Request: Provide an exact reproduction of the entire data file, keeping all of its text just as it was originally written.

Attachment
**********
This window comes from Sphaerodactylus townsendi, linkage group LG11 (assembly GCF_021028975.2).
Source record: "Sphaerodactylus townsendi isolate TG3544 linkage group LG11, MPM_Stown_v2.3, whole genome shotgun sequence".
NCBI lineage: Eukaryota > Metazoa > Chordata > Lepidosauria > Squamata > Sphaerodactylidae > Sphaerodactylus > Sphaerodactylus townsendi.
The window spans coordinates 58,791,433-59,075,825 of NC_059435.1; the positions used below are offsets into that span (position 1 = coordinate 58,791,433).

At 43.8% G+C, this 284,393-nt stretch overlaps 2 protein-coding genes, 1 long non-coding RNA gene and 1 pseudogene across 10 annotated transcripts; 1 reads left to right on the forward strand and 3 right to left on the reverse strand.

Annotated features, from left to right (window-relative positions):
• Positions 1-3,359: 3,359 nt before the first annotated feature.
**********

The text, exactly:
This window comes from Sphaerodactylus townsendi, linkage group LG11 (assembly GCF_021028975.2).
Source record: "Sphaerodactylus townsendi isolate TG3544 linkage group LG11, MPM_Stown_v2.3, whole genome shotgun sequence".
NCBI lineage: Eukaryota > Metazoa > Chordata > Lepidosauria > Squamata > Sphaerodactylidae > Sphaerodactylus > Sphaerodactylus townsendi.
The window spans coordinates 58,791,433-59,075,825 of NC_059435.1; the positions used below are offsets into that span (position 1 = coordinate 58,791,433).

At 43.8% G+C, this 284,393-nt stretch overlaps 2 protein-coding genes, 1 long non-coding RNA gene and 1 pseudogene across 10 annotated transcripts; 1 reads left to right on the forward strand and 3 right to left on the reverse strand.

Annotated features, from left to right (window-relative positions):
• Positions 1-3,359: 3,359 nt before the first annotated feature.